The CKAR and plasma membrane–localized PKC reporter were described previously (22). The PSD95-specific PKC reporter (PSD95-CKAR) contains CKAR with PSD95 fused to its N terminus via a four–amino acid linker (EPGQ) in a pcDNA3 vector (Life Technologies). PKC constructs were prepared as described previously (16). For HA-PKCα, human PKCα was N-terminally HA-tagged via Gateway cloning into pDEST-HA generated from ligating the reading frame cassette C into the EcoRV site of pcDNA3-HA. All mutants were generated using QuikChange site-directed mutagenesis (Agilent Technologies).

Antibodies and reagents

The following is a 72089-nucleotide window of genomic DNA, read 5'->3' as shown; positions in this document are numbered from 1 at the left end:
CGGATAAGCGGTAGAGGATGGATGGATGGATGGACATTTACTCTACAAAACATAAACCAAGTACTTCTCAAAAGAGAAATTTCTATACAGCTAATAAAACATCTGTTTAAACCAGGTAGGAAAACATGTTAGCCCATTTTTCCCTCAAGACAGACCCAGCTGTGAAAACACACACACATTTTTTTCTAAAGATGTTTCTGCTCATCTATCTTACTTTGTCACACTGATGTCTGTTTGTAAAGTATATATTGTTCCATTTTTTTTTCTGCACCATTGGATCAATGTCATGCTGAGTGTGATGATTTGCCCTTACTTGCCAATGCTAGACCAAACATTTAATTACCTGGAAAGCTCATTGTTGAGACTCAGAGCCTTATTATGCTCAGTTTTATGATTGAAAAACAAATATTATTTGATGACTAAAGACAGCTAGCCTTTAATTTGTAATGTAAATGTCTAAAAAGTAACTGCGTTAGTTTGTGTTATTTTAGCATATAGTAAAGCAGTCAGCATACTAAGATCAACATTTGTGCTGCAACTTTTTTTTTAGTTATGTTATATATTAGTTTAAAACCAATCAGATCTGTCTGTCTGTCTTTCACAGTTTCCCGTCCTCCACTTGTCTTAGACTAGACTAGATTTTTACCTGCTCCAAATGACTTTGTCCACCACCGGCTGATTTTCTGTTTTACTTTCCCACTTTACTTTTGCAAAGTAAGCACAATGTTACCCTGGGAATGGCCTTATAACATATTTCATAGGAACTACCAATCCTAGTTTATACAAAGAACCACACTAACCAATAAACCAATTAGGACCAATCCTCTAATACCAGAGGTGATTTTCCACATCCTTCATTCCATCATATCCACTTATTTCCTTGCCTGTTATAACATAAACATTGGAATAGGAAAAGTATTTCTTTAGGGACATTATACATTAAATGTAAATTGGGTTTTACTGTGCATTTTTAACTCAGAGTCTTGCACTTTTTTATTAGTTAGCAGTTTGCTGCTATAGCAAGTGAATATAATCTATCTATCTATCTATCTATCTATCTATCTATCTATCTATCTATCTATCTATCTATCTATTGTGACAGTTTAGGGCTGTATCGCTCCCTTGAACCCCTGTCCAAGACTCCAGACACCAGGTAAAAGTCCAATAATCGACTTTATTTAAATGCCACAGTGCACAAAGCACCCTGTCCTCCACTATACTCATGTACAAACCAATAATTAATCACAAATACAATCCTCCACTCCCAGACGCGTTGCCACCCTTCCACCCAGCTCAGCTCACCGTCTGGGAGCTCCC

The pan antibody against the phosphorylated PKC activation loop (pT497) was previously described (47). The antibody to phosphorylated PKCα/βII (pT638/641; 9375S) and pan antibody to the phosphorylated PKC hydrophobic motif (βII pS660; 9371S) were purchased from Cell Signaling Technology. The α-HA antibody (anti-HA; 11867423001, clone 3F10) was purchased from Roche. PDBu, UTP trisodium salt, Gö 6983, and Bis IV were obtained from Calbiochem.

Cell culture, transfection, and immunoblotting